Joints & Bones
Bones do a lot more than just provide some shape to our bodies; they also produce blood cells, store and release minerals, and help regulate blood acid-base balance. Joints are the places where bones meet. Diet, vitamins, minerals, and other supplements all can play a role in bone and joint health.
Bones not only provide shape to our bodies and protection for our organs but also produce red and white blood cells, act as a store for minerals like calcium and phosphorus, and help regulate blood acidity. Joints are simply the spaces where bones meet. Some joints allow for a movement, such as knee joints, whereas others don’t, such as the joints between skull bones. The most common type of joint in the body — and the one that probably most easily comes to mind — are synovial joints, which are surrounded by a fluid-filled cavity and also contain cartilage to help with smooth movement.
A healthy diet high in fruits, vegetables, whole grains, fish and poultry, nuts, legumes, and low-fat dairy is associated with better bone health. Getting enough vitamin D, vitamin A, and calcium is particularly important for bone health. A healthy diet — along with weight loss in people with obesity — is also important for joint health.  On the other end of the spectrum, being underweight decreases bone density while raising the risk of osteoporosis. Increasing oily fish intake and good sources of vitamin K like leafy greens, Brussels sprouts, and broccoli may also be helpful in slowing osteoarthritis, which is the most prevalent form of arthritis.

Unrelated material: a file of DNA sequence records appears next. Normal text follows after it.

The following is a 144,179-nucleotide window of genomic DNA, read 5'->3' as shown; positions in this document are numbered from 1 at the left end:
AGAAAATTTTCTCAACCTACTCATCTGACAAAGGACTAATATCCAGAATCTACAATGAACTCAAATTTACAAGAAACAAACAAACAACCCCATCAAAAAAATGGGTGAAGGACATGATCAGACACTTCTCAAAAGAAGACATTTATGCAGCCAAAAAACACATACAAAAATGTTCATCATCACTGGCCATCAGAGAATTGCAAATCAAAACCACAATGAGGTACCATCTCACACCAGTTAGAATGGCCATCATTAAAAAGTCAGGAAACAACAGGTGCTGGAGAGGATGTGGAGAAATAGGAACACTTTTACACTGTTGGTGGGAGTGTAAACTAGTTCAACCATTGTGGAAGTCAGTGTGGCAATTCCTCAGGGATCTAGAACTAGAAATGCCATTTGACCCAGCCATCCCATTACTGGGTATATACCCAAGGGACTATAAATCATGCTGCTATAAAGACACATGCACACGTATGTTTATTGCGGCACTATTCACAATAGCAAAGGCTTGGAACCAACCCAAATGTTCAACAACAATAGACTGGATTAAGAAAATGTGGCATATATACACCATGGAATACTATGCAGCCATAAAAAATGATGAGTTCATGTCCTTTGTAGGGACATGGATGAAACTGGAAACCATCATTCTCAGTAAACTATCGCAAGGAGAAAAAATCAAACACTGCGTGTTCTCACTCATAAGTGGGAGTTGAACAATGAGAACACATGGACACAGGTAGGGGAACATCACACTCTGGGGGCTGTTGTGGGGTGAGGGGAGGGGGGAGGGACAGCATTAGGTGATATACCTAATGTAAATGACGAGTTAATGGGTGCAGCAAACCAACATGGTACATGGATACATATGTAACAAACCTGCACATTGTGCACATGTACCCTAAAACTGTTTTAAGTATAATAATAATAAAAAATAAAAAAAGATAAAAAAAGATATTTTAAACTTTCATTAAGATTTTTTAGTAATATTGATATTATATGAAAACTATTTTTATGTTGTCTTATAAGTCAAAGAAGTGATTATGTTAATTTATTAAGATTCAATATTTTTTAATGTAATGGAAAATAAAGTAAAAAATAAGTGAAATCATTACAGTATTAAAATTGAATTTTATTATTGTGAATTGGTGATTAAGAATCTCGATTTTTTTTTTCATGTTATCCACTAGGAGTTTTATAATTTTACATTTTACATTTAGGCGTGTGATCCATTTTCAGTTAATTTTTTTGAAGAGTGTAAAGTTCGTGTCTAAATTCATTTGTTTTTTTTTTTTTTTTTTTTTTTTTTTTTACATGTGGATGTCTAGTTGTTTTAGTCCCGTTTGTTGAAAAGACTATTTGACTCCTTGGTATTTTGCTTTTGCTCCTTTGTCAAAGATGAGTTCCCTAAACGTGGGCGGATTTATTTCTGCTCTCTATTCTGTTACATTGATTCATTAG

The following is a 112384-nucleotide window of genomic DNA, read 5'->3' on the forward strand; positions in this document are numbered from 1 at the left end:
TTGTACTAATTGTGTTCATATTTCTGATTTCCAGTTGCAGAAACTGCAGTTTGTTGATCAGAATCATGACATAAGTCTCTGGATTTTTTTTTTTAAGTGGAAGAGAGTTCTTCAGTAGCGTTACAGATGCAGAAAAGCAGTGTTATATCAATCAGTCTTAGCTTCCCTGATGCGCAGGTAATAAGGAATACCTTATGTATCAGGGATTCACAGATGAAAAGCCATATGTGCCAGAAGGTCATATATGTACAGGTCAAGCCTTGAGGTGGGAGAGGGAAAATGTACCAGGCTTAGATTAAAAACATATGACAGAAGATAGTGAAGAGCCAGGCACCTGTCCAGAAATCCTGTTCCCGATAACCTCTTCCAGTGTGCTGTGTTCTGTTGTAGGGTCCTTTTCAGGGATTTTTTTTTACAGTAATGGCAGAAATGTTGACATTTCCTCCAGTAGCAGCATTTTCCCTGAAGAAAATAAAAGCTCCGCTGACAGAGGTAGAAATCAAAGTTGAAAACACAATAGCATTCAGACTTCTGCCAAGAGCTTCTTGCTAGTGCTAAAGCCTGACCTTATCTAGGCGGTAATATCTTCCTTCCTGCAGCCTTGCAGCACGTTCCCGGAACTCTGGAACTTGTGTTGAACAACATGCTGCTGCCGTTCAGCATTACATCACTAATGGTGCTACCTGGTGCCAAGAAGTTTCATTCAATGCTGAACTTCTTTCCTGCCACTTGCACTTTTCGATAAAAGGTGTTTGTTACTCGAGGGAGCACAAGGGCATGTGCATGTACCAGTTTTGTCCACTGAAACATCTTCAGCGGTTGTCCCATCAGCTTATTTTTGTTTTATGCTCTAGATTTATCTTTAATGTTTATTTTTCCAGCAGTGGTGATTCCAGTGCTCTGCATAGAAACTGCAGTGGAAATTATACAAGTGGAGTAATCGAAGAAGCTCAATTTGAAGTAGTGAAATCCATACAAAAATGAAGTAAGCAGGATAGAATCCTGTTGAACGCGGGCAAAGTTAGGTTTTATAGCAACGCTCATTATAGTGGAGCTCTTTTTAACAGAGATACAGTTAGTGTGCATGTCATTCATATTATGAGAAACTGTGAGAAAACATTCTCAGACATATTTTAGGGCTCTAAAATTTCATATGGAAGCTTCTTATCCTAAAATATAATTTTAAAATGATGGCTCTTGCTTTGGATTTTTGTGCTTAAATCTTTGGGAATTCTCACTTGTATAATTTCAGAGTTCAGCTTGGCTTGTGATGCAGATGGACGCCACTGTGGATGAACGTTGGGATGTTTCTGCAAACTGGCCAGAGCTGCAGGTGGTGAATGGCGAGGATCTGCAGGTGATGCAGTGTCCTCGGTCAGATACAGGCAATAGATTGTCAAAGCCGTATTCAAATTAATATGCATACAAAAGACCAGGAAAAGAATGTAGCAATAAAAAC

For bone health, vitamin-d and calcium together have evidence supporting their use, although vitamin D on its own may not do much in this regard. vitamin-k supplements may also help prevent fractures to a small extent. Supplements for joint health include glucosamine, chondroitin, boswellia, turmeric, type-ii-collagen, fish-oil, and more.
Supplement GuideClick here to read the Joint Health Supplement Guide
Bone is much more dynamic than it may appear, constantly undergoing a remodeling process of resorption and new bone formation. Whether or not bone mass is lost through resorption or gained is determined by the balance between osteoclast cells, which carry out bone resorption, and osteoblast cells, which form new bone tissue. The ability of bone to undergo dynamic remodeling is important for regulating calcium and phosphate levels in the body, as well as healing bone fractures and adapting to different mechanical stimuli.
osteoporosis, which literally means “porous bone”, is caused by an imbalance between osteoblasts and osteoclasts, favoring the bone- resorbing activity of the latter. The risk of such an imbalance greatly increases after about age 50, particularly so in women at the time of menopause. Osteoporosis is a common cause of bone fractures in older adults.